Each time you lift your arms, your shoulder muscles—both big and small—initiate a dance full of subtle nuances. The complex interaction of those muscles, coupled with the unique structure of the shoulder joint, gives your arms a wide range of motion. In fact, the shoulder is one of the loosest joints in the body. But this freedom of movement comes at a price: shoulders are vulnerable to injury both from sudden falls and from repetitive action such as throwing a baseball. The muscles of the rotator cuff, the most delicate movers of the shoulders, are particularly susceptible. But here’s the good news: a regular, targeted asana practice can help you maintain healthy rotator cuffs by bringing awareness to your alignment, strengthening your shoulder muscles, and opening your chest. And several of the poses described in the pages that follow can even encourage the healing of rotator cuffs if you’ve already injured them.
Let’s take a look at the special nature of the shoulder joint and, in particular, its relationship to the shoulder blade. Though it is considered a type of ball-and-socket joint, the shoulder is unusual because the rounded “ball” or head of the humerus (i.e., the arm bone) doesn’t have a corresponding socket. Rather, the ends of the collarbone and shoulder blade come together to form a shelf under which the humerus hangs. This shelf is known as the acromion process. Beneath it there is a rounded depression that is part of the shoulder blade. This is as close as the shoulder gets to having a “socket”; the head of the arm bone glides against this surface as it rotates, and the steady contraction of the rotator cuff helps to hold the joint together.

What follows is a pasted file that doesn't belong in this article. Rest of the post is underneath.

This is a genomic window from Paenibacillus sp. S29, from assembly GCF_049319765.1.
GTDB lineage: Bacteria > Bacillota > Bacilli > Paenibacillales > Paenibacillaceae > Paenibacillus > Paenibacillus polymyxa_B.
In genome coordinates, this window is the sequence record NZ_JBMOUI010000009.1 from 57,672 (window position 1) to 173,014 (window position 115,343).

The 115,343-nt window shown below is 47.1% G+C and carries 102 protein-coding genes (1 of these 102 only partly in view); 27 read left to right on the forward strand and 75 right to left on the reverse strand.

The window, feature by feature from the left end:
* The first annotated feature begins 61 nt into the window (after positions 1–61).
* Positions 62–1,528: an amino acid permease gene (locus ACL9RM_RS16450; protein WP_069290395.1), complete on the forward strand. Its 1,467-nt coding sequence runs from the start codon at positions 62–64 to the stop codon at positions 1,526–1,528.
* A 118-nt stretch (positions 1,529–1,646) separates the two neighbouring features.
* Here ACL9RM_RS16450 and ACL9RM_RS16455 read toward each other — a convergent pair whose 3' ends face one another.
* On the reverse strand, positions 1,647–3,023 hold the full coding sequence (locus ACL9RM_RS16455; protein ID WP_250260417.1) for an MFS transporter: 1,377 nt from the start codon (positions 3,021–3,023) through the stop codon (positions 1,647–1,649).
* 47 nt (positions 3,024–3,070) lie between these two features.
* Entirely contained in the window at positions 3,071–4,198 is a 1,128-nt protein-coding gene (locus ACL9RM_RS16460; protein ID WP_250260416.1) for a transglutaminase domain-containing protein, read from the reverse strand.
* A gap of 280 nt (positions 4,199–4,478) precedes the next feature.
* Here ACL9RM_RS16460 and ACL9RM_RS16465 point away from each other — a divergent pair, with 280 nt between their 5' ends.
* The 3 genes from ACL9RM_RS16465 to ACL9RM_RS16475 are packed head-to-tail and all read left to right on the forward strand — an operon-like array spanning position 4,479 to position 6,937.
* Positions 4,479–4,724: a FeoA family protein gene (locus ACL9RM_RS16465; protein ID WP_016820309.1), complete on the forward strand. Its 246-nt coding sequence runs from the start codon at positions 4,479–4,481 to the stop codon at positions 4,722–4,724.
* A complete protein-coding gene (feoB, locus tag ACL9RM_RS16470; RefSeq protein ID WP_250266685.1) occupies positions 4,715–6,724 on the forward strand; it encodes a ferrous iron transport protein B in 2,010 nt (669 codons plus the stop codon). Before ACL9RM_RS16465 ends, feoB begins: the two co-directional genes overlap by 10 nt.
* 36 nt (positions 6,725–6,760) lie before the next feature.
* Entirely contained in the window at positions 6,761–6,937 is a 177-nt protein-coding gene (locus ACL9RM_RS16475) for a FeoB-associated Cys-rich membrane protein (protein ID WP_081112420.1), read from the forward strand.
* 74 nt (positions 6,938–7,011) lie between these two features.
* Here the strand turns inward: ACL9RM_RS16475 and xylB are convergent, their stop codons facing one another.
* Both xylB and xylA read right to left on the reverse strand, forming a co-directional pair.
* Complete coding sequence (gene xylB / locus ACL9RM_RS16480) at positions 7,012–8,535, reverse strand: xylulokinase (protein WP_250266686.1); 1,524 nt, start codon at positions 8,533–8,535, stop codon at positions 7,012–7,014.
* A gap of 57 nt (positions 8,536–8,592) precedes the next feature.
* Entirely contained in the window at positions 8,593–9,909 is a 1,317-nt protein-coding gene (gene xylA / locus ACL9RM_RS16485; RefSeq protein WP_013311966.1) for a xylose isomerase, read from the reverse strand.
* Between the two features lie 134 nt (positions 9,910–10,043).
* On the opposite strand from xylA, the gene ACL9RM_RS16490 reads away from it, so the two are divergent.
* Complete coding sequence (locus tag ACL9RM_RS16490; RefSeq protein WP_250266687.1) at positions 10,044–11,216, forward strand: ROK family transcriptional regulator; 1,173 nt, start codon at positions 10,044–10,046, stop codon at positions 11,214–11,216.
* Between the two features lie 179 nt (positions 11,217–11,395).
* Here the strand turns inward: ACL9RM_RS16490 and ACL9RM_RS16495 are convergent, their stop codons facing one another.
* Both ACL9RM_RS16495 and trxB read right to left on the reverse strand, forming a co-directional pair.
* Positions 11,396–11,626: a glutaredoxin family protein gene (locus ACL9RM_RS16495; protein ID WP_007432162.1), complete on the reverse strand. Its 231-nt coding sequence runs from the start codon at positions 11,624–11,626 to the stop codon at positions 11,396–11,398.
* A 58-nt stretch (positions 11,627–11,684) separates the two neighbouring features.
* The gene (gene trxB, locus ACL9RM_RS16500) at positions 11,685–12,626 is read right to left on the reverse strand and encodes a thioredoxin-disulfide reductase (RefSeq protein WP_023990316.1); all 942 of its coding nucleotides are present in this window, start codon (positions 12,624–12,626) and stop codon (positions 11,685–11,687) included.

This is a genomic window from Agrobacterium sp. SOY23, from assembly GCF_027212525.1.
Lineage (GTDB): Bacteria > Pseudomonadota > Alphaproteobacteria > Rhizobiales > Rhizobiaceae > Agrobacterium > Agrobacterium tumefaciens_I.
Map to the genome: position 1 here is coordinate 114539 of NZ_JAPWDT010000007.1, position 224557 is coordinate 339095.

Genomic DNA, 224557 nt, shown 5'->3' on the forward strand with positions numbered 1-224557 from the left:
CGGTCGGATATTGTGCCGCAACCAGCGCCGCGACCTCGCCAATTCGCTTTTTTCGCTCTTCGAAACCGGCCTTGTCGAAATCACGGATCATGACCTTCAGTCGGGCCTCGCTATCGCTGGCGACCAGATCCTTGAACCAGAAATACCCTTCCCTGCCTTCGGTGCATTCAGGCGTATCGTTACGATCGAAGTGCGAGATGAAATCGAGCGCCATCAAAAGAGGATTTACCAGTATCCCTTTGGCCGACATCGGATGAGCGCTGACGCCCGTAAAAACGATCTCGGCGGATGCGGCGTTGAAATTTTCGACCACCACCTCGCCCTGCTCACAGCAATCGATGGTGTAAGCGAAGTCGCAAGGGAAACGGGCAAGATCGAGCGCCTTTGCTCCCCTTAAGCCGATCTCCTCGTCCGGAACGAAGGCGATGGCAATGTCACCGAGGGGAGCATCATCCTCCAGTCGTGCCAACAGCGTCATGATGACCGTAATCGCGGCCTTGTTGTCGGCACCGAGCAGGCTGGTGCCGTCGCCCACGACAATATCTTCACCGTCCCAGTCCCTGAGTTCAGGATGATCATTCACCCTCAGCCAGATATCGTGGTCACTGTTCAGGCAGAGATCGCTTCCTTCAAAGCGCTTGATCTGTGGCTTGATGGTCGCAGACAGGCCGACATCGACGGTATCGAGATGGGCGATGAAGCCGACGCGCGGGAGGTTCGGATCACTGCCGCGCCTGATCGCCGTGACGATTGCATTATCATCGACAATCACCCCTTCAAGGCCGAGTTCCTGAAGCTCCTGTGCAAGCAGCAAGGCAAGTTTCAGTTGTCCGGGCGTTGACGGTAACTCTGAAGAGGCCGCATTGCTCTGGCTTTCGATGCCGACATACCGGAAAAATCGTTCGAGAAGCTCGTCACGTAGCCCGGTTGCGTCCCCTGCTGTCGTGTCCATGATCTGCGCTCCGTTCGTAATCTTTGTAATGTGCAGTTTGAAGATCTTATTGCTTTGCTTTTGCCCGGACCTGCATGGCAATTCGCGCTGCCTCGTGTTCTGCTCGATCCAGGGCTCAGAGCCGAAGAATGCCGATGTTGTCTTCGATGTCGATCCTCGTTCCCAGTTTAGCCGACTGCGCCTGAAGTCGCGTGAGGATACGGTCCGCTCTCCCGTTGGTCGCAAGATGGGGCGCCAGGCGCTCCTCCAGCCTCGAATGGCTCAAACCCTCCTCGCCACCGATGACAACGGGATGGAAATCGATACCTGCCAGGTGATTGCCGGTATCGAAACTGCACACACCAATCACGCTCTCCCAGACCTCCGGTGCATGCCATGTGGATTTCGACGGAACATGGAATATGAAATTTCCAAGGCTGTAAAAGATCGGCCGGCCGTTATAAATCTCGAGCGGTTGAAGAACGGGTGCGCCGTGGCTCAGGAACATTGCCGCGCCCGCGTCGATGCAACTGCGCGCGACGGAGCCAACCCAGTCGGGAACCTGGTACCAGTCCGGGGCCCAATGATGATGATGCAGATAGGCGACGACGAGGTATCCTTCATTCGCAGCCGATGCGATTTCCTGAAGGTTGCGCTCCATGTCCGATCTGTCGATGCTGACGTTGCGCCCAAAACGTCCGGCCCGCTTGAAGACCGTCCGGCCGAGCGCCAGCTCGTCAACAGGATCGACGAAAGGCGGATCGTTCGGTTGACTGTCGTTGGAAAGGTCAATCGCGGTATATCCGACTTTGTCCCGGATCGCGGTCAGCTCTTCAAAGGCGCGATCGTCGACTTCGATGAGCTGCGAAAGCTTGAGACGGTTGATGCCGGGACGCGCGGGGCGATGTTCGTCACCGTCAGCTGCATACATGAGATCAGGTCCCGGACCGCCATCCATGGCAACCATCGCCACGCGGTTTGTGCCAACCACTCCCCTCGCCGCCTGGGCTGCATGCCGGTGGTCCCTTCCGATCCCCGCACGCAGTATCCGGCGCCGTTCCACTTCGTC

The rotator cuff actually comprises four separate muscles—the supraspinatus, the infraspinatus, the teres minor, and the subscapularis—which wrap over, in front of, and behind the head of the humerus and stabilize the joint. These deeper muscles are layered over by larger, stronger muscles that attach directly to the acromion process. The muscles of the rotator cuff guide the actions of the arm bone itself, while other larger muscles control the actions of the shoulder as a whole, with both arm bone and shoulder blade functioning as a unit.